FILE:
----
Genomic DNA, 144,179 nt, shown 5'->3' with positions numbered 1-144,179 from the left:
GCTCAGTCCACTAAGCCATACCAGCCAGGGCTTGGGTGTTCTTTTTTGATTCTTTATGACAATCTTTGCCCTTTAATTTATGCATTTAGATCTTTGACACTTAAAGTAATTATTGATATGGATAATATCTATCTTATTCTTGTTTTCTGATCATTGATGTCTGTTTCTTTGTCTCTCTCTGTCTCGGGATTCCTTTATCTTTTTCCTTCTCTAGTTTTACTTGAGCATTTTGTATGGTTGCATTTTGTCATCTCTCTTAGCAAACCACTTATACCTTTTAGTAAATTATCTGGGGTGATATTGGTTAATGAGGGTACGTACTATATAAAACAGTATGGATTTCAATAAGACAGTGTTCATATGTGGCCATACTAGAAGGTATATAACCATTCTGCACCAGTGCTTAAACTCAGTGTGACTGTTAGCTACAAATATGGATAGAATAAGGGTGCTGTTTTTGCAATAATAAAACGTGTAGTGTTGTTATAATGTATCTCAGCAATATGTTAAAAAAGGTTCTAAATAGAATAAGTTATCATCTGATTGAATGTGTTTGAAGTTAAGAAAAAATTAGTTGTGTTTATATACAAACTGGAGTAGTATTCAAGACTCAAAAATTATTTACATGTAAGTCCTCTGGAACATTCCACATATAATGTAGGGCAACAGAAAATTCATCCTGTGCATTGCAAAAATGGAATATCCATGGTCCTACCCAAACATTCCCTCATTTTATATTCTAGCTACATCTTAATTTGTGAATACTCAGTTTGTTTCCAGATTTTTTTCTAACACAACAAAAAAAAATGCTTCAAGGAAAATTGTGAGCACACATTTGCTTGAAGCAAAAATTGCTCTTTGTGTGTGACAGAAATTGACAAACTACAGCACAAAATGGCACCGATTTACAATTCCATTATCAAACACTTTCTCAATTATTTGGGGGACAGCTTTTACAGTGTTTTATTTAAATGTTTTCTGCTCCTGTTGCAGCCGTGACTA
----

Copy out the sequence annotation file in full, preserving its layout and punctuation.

Genomic DNA, 144,179 nt, shown 5'->3' with positions numbered 1-144,179 from the left:
GCTCAGTCCACTAAGCCATACCAGCCAGGGCTTGGGTGTTCTTTTTTGATTCTTTATGACAATCTTTGCCCTTTAATTTATGCATTTAGATCTTTGACACTTAAAGTAATTATTGATATGGATAATATCTATCTTATTCTTGTTTTCTGATCATTGATGTCTGTTTCTTTGTCTCTCTCTGTCTCGGGATTCCTTTATCTTTTTCCTTCTCTAGTTTTACTTGAGCATTTTGTATGGTTGCATTTTGTCATCTCTCTTAGCAAACCACTTATACCTTTTAGTAAATTATCTGGGGTGATATTGGTTAATGAGGGTACGTACTATATAAAACAGTATGGATTTCAATAAGACAGTGTTCATATGTGGCCATACTAGAAGGTATATAACCATTCTGCACCAGTGCTTAAACTCAGTGTGACTGTTAGCTACAAATATGGATAGAATAAGGGTGCTGTTTTTGCAATAATAAAACGTGTAGTGTTGTTATAATGTATCTCAGCAATATGTTAAAAAAGGTTCTAAATAGAATAAGTTATCATCTGATTGAATGTGTTTGAAGTTAAGAAAAAATTAGTTGTGTTTATATACAAACTGGAGTAGTATTCAAGACTCAAAAATTATTTACATGTAAGTCCTCTGGAACATTCCACATATAATGTAGGGCAACAGAAAATTCATCCTGTGCATTGCAAAAATGGAATATCCATGGTCCTACCCAAACATTCCCTCATTTTATATTCTAGCTACATCTTAATTTGTGAATACTCAGTTTGTTTCCAGATTTTTTTCTAACACAACAAAAAAAAATGCTTCAAGGAAAATTGTGAGCACACATTTGCTTGAAGCAAAAATTGCTCTTTGTGTGTGACAGAAATTGACAAACTACAGCACAAAATGGCACCGATTTACAATTCCATTATCAAACACTTTCTCAATTATTTGGGGGACAGCTTTTACAGTGTTTTATTTAAATGTTTTCTGCTCCTGTTGCAGCCGTGACTA